Burnt World is the work, and monicker, of film-maker and video artist Mark Oughton. Burnt World strives to continually improve its work and collaborate with like minded artists. The inspiration for the name derives from the concept of destruction for the purposes of rebirth, much like the mythological Phoenix, and is inspired by the Hindu Goddess, Kali.
It was important that the new logo and brand identity design became a memorable representation of the quality and challenging content of his work. We needed something totally unique, different, timeless whilst also suggesting a growth towards a higher artistic ideal.
Pretty tricky. Best get started, then.
Delving Deep To The Core
In performing my research into Burnt World, I hit upon several key and powerful concepts that we could take influence from in the new Burnt World design.
Two of the concepts are pretty obvious. Kali’s Yantra is a geometric symbol giving an external representation of the goddess and all of her aspects. We could certainly take some inspiration from this symbol. The other obvious concept is the Phoenix, the mythical fiery bird that “has a 500 to 1000 year life-cycle, near the end of which it builds itself a nest of twigs that then ignites; both nest and bird burn fiercely and are reduced to ashes, from which a new, young phoenix or phoenix egg arises, reborn anew to live again.” (From Wikipedia) This idea of the Phoenix is a key inspiration behind the artistic philosophy of Burnt World but what also struck me was that the symbolism provided by the Phoenix was twofold: as a creature of fire, research indicates that the idea of Fire commonly interpolates energy, passion and creativity. Useful ideas we could use in the new Burnt World design.
The other two concepts, or points of inspiration, need a little explaining. When exploring the goddess Kali and Hinduism, I discovered that the original Hindu texts, the Vedas, were originally written in a “dead” language: Sanskrit. When I started studying the alphabet and letterforms of Sanskrit, I knew that I had to incorporate their shape and letterform system into the identity somehow. I noted the common use of a stroke that is placed above each letter and how words were bound together and “hanging” from these long “overscores”.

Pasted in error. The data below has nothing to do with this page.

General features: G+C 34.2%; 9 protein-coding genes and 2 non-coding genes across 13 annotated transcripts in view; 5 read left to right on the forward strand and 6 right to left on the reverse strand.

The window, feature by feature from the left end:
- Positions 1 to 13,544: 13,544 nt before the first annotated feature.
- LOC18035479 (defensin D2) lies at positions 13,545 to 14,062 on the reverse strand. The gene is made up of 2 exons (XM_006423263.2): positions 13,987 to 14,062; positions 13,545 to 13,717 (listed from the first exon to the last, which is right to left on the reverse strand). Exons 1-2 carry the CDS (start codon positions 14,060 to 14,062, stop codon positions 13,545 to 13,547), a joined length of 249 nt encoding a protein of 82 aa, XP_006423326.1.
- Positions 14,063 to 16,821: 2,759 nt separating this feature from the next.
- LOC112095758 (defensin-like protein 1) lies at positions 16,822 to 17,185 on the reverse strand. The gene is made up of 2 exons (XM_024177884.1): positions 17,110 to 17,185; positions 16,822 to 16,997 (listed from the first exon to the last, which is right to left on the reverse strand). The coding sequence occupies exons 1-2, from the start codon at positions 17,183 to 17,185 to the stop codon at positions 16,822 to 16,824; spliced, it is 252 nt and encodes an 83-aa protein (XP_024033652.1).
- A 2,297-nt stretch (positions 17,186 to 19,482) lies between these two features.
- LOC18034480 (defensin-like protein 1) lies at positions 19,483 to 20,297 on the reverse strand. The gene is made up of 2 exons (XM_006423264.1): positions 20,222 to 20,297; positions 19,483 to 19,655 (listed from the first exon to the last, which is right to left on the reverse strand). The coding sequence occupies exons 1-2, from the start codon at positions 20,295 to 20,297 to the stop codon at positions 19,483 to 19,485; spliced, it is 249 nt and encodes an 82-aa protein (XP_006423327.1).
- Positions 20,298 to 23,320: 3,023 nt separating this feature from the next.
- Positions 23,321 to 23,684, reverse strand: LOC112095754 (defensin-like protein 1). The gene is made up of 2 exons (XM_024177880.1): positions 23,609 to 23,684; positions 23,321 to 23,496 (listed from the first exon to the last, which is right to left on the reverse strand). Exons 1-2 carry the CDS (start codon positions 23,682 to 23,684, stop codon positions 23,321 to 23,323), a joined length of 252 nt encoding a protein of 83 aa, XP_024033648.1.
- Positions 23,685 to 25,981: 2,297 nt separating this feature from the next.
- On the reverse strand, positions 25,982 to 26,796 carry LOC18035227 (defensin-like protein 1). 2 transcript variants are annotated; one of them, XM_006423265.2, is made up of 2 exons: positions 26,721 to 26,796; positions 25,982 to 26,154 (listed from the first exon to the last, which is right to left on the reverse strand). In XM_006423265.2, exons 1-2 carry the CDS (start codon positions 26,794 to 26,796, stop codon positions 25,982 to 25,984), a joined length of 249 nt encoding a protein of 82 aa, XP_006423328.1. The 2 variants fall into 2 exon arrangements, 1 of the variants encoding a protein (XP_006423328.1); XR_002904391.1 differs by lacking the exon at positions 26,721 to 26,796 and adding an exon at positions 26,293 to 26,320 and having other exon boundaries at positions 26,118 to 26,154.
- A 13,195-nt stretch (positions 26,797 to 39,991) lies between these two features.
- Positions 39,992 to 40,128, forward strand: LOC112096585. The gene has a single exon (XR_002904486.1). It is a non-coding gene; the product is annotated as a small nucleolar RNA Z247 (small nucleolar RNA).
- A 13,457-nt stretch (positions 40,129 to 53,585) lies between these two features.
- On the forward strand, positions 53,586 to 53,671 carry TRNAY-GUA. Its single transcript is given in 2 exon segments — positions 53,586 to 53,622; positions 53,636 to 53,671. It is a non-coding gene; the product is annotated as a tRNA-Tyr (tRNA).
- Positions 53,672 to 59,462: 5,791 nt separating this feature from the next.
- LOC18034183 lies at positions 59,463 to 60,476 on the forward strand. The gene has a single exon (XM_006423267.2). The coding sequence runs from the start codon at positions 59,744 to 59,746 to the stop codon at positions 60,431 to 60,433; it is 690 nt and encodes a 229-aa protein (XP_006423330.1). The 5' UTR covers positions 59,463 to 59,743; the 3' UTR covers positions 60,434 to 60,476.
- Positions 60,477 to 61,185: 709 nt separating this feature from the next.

The idea of “copyleft” is more of a reference to Burnt World’s anti-commercial stance on filmmaking. I also explored the Creative Commons symbols and other non-commercial license symbols. The circle enclosing a symbol was a common theme that I could incorporate into the new design.
As noted before, I tend to create mindmaps when doing research using mindmapping web apps. In the past it was Mindmeister, this time I used mind42.com. I shan’t be providing the mindmap I ended up with for Burnt World as, quite frankly, the image is massive.
The first part of the new identity that I started to sketch then construct was the logomark.
You can clearly see the influence of the Kali Yantra in the design. I constructed and simplified the symbol quite heavily to just the core shapes that make the Yantra so recognisable. Inside the triangle resides the burning fire of passion and creativity so fundamental to the work of Burnt World, whilst also serving as a reference to the Phoenix and the idea rebirth from the old.
The design was set to a very strict gridding system as you can see and this was useful for the logomark. You’ll see why later.
When it came to developing the logotype, I had originally planned to design a custom-made simplified blackletter-style typeface incorporating that “overscore” commonly seen in Sanskrit letterforms. However, after far too much modding, fiddling and kerning I just wasn’t happy with that direction. Instead, I chanced upon a typeface that I felt perfectly complemented the feel required for the new Burnt World design: Romic Std.